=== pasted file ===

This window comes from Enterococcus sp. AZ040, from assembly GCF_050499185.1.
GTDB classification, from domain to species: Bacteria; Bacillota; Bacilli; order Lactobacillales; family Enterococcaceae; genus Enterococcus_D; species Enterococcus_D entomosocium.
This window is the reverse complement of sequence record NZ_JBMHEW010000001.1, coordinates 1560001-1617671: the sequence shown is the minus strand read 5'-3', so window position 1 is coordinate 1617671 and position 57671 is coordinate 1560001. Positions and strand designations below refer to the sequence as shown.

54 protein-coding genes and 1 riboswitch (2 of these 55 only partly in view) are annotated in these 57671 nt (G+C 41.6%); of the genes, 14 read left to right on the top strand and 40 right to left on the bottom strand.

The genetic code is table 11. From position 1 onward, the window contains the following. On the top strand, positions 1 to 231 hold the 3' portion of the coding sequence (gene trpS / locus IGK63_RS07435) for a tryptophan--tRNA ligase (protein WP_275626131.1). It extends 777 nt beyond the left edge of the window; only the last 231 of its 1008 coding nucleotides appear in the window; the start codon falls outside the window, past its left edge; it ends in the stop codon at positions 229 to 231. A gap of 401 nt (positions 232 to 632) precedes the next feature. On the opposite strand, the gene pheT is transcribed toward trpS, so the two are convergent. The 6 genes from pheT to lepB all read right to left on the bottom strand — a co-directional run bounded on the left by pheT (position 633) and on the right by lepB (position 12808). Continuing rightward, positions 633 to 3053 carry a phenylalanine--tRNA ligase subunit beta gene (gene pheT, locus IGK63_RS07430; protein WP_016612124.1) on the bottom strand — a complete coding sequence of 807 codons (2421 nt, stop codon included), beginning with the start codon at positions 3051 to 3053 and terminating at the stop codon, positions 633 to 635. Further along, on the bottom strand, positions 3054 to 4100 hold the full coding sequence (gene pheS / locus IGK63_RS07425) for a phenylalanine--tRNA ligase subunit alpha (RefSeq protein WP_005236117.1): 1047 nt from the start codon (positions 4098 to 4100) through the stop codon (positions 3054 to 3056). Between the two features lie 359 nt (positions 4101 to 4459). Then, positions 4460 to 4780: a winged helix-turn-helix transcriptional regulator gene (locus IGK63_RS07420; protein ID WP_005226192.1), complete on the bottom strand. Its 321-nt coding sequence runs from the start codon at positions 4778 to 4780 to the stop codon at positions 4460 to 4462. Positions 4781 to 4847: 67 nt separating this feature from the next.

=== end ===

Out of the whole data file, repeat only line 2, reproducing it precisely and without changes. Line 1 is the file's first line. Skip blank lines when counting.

GTDB classification, from domain to species: Bacteria; Bacillota; Bacilli; order Lactobacillales; family Enterococcaceae; genus Enterococcus_D; species Enterococcus_D entomosocium.